07 September 2022 : Case report
[In Press] A Mycobacterium tuberculosis-Infected Patient Who Could Not Tolerate Oral Intake Successfully Treated Using an Intravenous Tedizolid-Containing Regimen
Unusual or unexpected effect of treatmentHaruka Karaushi12ABCD, Masafumi Seki1ABCDEFG, Yutaka Miyawaki 31ABCD, Noriyuki Watanabe41BCDF, Fumitaka Kamoshita1BD, Kotaro Mitsutake1DEFG
Am J Case Rep In Press; DOI: 10.12659/AJCR.937485
Available online: 2022-09-07, In Press, Corrected Proof
Publication in the "In-Press" formula aims at speeding up the public availability of the pending manuscript while waiting for the final publication. The assigned DOI number is active and citable. The availability of the article in the Medline, PubMed and PMC databases as well as Web of Science will be obtained after the final publication according to the journal schedule
Mycobacterium tuberculosis (M. tuberculosis) is usually treated by oral antimycobacterial agents, including rifampicin, ethambutol, and pyrazinamide, but the treatment regimen with intravenous and/or intramuscular antimycobacterial agents for patients who cannot take medications orally remains unclear.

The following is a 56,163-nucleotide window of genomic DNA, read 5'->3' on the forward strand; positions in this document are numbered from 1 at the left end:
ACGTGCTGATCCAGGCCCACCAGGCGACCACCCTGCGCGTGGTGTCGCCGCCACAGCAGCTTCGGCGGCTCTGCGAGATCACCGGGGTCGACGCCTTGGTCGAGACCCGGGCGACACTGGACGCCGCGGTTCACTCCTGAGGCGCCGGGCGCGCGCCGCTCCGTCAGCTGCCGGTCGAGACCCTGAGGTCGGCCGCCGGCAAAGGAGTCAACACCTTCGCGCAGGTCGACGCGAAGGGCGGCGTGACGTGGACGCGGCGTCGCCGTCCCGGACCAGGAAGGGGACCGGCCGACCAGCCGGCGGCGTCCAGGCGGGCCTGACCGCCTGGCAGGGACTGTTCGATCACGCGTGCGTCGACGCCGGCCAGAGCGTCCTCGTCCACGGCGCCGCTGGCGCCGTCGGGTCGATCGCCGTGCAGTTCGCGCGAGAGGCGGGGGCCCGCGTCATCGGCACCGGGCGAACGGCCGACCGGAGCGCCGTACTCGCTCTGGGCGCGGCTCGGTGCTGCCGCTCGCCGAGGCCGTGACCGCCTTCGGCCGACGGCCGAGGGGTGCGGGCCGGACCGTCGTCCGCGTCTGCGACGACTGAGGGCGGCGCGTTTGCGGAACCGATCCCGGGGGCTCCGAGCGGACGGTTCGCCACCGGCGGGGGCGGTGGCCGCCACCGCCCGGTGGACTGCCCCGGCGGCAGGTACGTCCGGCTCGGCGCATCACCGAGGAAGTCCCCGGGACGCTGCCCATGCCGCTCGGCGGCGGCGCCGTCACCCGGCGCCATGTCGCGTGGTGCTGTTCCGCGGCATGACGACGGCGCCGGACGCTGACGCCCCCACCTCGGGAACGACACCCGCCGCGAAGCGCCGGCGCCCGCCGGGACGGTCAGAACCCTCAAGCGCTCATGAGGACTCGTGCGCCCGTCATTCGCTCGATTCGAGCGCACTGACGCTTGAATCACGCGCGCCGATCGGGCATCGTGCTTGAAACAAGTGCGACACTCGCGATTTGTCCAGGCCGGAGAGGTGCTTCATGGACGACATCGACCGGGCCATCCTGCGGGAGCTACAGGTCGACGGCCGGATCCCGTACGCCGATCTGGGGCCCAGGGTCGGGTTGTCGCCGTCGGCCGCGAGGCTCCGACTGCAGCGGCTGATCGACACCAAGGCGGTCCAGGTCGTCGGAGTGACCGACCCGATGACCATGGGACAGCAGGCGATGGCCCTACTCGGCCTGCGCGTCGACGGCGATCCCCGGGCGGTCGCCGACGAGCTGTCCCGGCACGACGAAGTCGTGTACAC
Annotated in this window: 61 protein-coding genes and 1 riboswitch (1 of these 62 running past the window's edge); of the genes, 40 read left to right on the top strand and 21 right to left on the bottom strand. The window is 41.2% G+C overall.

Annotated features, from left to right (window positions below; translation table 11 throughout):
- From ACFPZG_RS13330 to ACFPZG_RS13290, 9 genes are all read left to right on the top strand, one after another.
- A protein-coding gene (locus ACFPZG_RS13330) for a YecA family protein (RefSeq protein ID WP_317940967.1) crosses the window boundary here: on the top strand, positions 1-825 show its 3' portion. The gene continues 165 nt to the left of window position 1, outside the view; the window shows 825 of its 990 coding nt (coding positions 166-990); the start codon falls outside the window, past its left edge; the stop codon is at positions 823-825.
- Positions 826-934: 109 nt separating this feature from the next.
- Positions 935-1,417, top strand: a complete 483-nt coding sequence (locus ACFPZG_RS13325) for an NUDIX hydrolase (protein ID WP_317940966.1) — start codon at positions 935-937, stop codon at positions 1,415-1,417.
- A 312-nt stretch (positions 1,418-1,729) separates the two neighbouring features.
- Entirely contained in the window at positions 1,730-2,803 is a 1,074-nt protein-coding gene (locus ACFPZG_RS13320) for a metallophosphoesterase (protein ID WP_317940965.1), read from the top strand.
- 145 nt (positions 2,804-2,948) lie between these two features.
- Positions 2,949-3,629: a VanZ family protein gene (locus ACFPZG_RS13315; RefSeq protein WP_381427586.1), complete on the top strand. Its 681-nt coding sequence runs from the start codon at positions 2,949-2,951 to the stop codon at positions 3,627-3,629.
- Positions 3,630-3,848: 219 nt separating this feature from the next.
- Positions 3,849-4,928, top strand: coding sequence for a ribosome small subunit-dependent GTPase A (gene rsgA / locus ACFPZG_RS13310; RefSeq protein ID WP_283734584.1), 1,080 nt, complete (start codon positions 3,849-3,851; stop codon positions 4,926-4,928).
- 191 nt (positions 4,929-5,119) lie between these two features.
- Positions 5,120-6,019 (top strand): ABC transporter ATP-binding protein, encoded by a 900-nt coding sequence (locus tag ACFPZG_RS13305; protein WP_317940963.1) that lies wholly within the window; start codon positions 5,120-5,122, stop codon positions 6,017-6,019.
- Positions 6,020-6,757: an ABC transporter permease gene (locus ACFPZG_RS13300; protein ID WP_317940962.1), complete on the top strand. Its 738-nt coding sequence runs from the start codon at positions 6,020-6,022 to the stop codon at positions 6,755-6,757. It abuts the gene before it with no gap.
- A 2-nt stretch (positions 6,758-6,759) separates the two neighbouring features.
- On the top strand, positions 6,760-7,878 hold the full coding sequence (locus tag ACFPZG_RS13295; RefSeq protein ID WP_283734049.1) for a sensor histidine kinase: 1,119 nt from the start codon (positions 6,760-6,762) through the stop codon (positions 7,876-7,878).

A 77-year-old man with chronic renal failure had an esophageal-skin fistula after he had surgeries for removal of esophageal and gastric cancers and reconstruction using jejunum, and he showed a cavity, tree-in-bud formation, and pleural effusions in his left upper lung fields on his chest X-ray after treatment of cellulitis and bacteremia/candidemia by meropenem, teicoplanin, and micafungin. M. tuberculosis was isolated from his sputum and exudate fluid from the reconstructed esophageal-skin fistula. Although he could not take antimycobacterial agents orally, treatment was started with intravenous agents combining levofloxacin (LVFX) every other day, isoniazid (INH), and linezolid (LZD). However, his platelets were decreased 21 days after treatment started, and it was thought to be an adverse effect of LZD and/or INH. After changing LZD to tedizolid (TZD), in addition to changing from INH to intramuscular streptomycin twice per week, his platelet counts increased. Intravenous TZD could be continued, and it maintained his condition without exacerbations of thrombocytopenia and renal failure. The M. tuberculosis disappeared, and the abnormal chest X-ray shadows were improved 2 months after the start of treatment.
Administration of intravenous TZD, in addition to intravenous LVFX and intramuscular SM in combination, might be a candidate regimen for M. tuberculosis patients who cannot take oral medications.
Keywords: Renal Insufficiency, Chronic; Immunocompromised Host; Anti-Bacterial Agents
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